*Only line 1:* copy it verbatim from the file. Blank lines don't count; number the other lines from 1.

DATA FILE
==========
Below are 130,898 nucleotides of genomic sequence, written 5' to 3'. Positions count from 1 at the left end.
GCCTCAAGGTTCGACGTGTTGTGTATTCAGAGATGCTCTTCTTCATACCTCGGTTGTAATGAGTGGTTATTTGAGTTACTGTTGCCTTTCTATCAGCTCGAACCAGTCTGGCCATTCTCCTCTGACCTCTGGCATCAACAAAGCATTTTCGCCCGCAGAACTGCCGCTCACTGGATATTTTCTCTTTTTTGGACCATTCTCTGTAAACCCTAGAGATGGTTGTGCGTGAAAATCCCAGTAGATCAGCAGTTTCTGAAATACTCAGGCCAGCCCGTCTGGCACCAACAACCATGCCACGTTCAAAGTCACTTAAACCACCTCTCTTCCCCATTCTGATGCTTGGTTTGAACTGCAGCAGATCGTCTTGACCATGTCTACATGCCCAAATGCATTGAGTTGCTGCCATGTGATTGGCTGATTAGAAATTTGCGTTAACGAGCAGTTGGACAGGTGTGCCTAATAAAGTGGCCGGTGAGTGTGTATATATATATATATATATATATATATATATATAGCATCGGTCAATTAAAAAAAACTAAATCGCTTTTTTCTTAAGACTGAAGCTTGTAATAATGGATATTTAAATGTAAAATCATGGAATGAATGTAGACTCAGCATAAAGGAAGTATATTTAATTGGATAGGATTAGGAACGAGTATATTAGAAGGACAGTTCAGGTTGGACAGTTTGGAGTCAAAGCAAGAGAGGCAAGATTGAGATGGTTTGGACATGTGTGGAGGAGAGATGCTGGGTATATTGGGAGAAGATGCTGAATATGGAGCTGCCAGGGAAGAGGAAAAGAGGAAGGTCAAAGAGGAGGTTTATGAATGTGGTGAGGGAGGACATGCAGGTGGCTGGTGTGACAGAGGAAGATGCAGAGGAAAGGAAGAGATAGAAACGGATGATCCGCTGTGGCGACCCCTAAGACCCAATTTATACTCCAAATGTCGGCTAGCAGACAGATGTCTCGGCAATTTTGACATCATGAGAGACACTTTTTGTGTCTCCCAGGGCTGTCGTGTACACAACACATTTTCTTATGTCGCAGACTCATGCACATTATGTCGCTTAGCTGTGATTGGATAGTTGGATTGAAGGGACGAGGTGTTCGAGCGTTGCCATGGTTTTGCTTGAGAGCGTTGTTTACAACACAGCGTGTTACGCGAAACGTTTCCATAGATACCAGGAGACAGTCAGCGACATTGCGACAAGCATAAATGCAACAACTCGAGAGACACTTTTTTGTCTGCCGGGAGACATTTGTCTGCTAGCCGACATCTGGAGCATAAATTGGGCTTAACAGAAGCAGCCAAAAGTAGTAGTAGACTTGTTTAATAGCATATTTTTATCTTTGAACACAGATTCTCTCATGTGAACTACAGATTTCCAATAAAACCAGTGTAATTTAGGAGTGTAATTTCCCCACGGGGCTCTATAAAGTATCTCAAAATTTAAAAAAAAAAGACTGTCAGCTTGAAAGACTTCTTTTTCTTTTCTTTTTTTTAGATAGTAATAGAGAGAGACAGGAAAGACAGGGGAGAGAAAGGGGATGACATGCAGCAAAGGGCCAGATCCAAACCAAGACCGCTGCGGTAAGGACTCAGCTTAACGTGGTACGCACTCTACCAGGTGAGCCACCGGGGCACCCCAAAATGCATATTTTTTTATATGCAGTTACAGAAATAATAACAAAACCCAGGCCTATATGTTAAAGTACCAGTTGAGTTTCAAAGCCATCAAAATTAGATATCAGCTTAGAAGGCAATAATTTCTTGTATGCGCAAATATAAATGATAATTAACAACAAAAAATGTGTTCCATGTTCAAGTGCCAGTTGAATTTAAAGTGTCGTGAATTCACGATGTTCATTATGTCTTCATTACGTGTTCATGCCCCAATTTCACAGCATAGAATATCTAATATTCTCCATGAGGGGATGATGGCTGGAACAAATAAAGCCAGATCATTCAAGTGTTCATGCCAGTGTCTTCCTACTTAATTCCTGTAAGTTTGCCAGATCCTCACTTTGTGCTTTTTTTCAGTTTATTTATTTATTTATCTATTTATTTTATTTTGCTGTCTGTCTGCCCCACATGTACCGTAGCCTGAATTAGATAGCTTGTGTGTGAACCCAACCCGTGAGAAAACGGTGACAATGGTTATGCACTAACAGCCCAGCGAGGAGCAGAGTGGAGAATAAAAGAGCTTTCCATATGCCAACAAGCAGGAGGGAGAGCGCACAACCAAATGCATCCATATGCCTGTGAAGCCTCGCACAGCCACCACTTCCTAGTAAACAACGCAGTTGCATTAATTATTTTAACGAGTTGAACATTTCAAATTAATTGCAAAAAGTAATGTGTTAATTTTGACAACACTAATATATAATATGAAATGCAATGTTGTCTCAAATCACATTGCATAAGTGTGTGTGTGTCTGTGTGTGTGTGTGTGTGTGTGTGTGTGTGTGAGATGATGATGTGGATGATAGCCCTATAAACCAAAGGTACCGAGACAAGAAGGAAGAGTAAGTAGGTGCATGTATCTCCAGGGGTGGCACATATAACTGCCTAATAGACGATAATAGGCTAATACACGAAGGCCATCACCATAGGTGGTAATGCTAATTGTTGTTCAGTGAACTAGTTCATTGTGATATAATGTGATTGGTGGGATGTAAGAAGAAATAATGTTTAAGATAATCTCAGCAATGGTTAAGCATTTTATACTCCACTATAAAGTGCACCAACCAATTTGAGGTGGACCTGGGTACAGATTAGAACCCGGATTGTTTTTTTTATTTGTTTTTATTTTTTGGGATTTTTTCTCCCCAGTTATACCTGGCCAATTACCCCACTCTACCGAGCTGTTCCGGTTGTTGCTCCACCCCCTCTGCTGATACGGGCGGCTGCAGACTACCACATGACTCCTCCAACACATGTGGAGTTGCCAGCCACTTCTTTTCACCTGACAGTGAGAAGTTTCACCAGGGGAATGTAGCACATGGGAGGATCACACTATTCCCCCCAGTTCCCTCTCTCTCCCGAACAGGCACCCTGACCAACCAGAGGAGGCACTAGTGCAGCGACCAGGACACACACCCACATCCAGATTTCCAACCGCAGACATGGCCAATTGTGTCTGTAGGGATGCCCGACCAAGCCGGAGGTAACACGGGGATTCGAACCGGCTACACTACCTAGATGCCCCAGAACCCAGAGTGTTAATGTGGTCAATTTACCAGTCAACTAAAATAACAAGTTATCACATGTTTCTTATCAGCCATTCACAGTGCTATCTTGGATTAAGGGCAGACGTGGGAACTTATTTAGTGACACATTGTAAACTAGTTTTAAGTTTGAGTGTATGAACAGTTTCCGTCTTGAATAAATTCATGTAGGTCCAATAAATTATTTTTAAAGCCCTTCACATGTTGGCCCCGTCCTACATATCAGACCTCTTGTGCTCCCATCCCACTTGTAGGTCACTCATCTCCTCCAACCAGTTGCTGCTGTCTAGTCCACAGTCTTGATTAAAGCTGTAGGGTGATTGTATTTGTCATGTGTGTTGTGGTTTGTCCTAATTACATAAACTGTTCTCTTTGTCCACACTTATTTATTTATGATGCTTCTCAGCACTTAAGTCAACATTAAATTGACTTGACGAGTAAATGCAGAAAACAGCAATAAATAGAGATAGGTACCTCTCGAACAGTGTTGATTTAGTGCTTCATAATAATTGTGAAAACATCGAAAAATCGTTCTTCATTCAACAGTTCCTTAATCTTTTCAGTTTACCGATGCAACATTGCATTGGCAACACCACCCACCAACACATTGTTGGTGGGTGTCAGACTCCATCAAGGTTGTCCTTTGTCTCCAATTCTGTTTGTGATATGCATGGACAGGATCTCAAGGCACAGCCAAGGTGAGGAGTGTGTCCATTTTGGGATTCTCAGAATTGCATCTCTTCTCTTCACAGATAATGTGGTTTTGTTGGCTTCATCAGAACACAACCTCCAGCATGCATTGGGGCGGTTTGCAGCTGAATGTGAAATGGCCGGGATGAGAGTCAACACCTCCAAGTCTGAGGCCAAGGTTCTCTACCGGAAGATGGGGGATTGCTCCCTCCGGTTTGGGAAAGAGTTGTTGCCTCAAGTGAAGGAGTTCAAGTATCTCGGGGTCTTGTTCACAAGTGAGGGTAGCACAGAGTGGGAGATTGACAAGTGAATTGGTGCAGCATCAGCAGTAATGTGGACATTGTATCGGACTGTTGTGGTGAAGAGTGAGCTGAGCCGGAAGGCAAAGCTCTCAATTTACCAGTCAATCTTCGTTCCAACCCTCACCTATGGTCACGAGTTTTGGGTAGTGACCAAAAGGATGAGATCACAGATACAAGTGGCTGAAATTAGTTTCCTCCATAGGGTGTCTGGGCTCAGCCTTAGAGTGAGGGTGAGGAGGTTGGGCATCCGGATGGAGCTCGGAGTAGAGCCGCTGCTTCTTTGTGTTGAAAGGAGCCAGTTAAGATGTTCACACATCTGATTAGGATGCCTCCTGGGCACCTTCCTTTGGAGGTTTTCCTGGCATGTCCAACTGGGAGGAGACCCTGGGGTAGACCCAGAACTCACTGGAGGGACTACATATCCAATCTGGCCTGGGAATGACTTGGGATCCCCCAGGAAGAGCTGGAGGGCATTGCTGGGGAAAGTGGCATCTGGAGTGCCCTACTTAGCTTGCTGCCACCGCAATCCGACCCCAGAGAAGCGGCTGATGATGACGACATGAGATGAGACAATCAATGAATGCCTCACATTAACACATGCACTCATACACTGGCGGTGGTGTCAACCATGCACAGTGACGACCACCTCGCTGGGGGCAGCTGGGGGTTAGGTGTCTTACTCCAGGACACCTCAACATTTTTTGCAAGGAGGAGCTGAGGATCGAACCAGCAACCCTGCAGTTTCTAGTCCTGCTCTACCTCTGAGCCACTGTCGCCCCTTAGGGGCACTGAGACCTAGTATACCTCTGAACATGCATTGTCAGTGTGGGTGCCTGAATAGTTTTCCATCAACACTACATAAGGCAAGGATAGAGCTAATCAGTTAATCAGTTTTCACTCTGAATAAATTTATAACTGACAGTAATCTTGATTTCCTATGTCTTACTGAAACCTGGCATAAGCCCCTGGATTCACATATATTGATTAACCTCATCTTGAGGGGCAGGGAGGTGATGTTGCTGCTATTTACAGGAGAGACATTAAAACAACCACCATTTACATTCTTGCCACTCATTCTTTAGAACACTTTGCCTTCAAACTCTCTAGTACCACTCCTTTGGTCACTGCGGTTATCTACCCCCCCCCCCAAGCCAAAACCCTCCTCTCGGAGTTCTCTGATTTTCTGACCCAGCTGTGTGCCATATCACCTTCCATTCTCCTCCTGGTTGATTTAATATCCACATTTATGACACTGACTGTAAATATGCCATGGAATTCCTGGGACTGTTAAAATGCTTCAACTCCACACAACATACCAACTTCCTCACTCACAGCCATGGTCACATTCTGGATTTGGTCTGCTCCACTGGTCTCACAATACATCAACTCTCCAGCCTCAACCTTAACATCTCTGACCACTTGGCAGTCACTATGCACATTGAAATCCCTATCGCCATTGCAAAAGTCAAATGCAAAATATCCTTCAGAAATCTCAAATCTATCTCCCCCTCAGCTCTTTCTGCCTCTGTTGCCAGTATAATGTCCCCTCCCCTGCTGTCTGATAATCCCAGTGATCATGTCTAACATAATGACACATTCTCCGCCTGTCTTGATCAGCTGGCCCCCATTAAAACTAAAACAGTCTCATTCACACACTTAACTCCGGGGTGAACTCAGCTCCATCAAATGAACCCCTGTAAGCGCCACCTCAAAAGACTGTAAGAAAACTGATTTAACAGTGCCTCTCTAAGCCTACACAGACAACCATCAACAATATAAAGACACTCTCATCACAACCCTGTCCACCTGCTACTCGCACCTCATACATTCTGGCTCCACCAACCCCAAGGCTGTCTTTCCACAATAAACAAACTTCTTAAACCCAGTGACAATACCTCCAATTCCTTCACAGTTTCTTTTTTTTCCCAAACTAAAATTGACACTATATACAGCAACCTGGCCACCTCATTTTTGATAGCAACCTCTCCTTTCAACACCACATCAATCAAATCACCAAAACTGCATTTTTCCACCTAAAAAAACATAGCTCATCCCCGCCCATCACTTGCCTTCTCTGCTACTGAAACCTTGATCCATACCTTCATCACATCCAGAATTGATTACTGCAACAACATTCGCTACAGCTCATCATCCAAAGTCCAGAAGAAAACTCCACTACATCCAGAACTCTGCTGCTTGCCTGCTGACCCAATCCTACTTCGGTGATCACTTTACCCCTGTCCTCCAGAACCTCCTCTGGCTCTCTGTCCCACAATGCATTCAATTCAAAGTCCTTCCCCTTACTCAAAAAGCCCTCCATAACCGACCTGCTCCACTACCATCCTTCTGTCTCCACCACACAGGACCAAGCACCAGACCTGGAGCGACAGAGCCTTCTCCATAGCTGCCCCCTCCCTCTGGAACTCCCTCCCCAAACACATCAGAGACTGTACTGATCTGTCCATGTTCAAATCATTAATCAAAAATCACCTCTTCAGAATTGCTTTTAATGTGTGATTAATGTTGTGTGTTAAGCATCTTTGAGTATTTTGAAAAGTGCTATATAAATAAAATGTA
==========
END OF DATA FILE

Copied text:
Below are 130,898 nucleotides of genomic sequence, written 5' to 3'. Positions count from 1 at the left end.